Spiders rely significantly on touch to sense the world around them. Their bodies and legs are covered in tiny hairs and slits that can distinguish between different kinds of vibrations.
Any prey blundering into a web makes a very different vibrational clamor from another spider coming a-wooing, or the stirring of a breeze, for example. Each strand of a web produces a different tone.
A few years ago, scientists translated the three-dimensional structure of a spider's web into music, working with artist Tomás Saraceno to create an interactive musical instrument, titled Spider's Canvas.
In 2021, the team refined and built on that previous work, adding an interactive virtual reality component to allow people to enter and interact with the web.
This research, the team said, will not only help them better understand the three-dimensional architecture of a spider's web, but may even help us learn the vibrational language of spiders.
"The spider lives in an environment of vibrating strings," said engineer Markus Buehler of MIT. "They don't see very well, so they sense their world through vibrations, which have different frequencies."
When you think of a spider's web, you most likely think of the web of an orb weaver: flat, round, with radial spokes around which the spider constructs a spiral net. Most spiderwebs, however, are not of this kind, but built in three dimensions – like sheet webs, tangle webs, and funnel webs, for example.
To explore the structure of these kinds of webs, the team housed a tropical tent-web spider (Cyrtophora citricola) in a rectangular enclosure, and waited for it to fill the space with a three-dimensional web. Then they used a sheet laser to illuminate and create high-definition images of 2D cross-sections of the web.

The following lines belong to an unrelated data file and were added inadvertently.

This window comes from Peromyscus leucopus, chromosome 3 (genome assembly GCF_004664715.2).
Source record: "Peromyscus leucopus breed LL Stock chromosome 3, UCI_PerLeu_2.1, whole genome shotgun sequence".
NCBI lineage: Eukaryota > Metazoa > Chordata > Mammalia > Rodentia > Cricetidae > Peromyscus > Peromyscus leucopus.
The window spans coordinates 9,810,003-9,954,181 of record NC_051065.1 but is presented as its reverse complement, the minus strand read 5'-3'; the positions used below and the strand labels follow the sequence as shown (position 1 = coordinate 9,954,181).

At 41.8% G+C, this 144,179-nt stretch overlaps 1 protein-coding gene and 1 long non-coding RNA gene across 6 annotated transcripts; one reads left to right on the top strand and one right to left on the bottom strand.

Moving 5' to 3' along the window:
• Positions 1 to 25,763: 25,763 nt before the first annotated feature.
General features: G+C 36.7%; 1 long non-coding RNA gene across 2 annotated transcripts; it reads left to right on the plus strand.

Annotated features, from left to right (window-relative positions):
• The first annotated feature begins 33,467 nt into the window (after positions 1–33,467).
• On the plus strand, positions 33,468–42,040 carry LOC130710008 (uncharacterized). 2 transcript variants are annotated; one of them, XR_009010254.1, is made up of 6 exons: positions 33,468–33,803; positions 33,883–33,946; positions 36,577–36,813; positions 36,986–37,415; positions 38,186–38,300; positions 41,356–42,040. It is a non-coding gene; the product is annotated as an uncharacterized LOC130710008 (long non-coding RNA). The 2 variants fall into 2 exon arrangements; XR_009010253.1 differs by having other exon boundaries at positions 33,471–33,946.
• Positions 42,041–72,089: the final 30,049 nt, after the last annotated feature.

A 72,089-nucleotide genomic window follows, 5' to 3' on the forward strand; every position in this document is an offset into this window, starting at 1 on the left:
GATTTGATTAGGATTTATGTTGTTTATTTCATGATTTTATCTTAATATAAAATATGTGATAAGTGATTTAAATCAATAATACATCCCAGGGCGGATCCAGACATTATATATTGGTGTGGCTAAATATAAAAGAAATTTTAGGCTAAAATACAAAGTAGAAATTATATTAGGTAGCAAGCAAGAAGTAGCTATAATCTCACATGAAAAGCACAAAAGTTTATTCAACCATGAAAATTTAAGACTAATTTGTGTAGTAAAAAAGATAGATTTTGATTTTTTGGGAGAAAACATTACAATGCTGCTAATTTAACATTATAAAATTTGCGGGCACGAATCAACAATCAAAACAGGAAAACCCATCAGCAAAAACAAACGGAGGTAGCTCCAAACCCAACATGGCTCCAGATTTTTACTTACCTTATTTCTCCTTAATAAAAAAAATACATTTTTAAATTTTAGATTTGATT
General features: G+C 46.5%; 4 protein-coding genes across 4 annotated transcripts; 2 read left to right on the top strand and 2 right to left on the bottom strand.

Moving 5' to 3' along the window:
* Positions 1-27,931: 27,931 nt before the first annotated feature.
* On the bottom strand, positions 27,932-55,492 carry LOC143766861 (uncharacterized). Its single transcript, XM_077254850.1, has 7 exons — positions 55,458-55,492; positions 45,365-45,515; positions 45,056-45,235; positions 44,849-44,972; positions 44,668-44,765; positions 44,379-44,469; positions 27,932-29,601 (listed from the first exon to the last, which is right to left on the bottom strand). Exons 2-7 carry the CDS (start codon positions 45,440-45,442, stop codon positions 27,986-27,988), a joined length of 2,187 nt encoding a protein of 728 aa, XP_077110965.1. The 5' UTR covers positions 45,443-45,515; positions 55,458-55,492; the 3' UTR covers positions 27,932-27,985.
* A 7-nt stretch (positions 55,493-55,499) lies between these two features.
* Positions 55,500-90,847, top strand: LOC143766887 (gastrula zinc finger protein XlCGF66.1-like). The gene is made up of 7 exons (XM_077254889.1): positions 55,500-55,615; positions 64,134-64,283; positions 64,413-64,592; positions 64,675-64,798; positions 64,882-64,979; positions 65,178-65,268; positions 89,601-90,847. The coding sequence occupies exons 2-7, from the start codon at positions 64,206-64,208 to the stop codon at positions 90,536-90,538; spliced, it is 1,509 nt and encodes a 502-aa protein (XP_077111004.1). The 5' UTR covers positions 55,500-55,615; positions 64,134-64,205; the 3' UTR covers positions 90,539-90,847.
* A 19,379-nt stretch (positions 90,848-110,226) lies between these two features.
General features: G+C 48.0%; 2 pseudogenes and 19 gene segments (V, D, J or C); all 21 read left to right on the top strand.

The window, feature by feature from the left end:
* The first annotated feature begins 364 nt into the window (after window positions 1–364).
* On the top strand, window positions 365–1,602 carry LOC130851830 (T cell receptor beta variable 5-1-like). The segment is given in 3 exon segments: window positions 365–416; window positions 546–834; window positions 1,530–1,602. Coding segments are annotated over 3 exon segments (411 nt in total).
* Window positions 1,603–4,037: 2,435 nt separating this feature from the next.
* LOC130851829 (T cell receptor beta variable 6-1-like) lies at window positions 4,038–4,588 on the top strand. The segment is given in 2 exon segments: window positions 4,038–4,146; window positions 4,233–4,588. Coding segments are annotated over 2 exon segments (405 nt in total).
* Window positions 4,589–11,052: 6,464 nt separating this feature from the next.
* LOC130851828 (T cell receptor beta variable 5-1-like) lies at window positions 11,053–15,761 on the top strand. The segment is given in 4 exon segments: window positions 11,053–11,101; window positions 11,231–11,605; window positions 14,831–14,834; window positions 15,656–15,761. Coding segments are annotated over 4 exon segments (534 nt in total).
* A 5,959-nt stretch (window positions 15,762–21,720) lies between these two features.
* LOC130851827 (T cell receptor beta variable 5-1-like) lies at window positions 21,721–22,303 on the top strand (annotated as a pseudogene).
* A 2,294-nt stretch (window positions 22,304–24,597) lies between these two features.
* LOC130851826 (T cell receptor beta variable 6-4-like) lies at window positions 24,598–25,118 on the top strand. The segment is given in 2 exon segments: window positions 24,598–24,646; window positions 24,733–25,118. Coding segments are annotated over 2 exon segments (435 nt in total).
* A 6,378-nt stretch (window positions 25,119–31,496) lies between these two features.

A specially developed algorithm then pieced together the 3D architecture of the web from these 2D cross sections. To turn this into music, different sound frequencies were allocated to different strands. The notes thus generated were played in patterns based on the web's structure.
They also scanned a web while it was being spun, translating each step of the process into music. This means that the notes change as the structure of the web changes, and the listener can hear the process of the web's construction; having a record of the step-by-step process means we can also better understand how spiders build a 3D web without support structures – a skill that could be used for 3D printing, for example.
Spider's Canvas allowed audiences to hear the spider music, but the virtual reality, in which users could enter and play strands of the web themselves, adds a whole new layer of experience, the researchers said.
"The virtual reality environment is really intriguing because your ears are going to pick up structural features that you might see but not immediately recognize," Buehler explained.
"By hearing it and seeing it at the same time, you can really start to understand the environment the spider lives in."
This VR environment, with realistic web physics, allows researchers to understand what happens when they mess with parts of the web, too. Stretch a strand, and its tone changes. Break one, and see how that affects the other strands around it. This, too, can help us understand the architecture of a spider's web, and why they are built the way they are.
And, perhaps most fascinatingly, the work enabled the team to develop an algorithm to identify the types of vibrations of a spider's web, translating them into "trapped prey", or "web under construction", or "another spider has arrived with amorous intent". This, the team said, is groundwork for the development of learning to speak spider – at least, tropical tent-web spider.
"Now we're trying to generate synthetic signals to basically speak the language of the spider," Buehler said.
"If we expose them to certain patterns of rhythms or vibrations, can we affect what they do, and can we begin to communicate with them? Those are really exciting ideas."
The team presented their work at the 2021 spring meeting of the American Chemical Society. Their previous research was published in 2018 in the Journal of the Royal Society Interface.
A version of this article was first published in April 2021.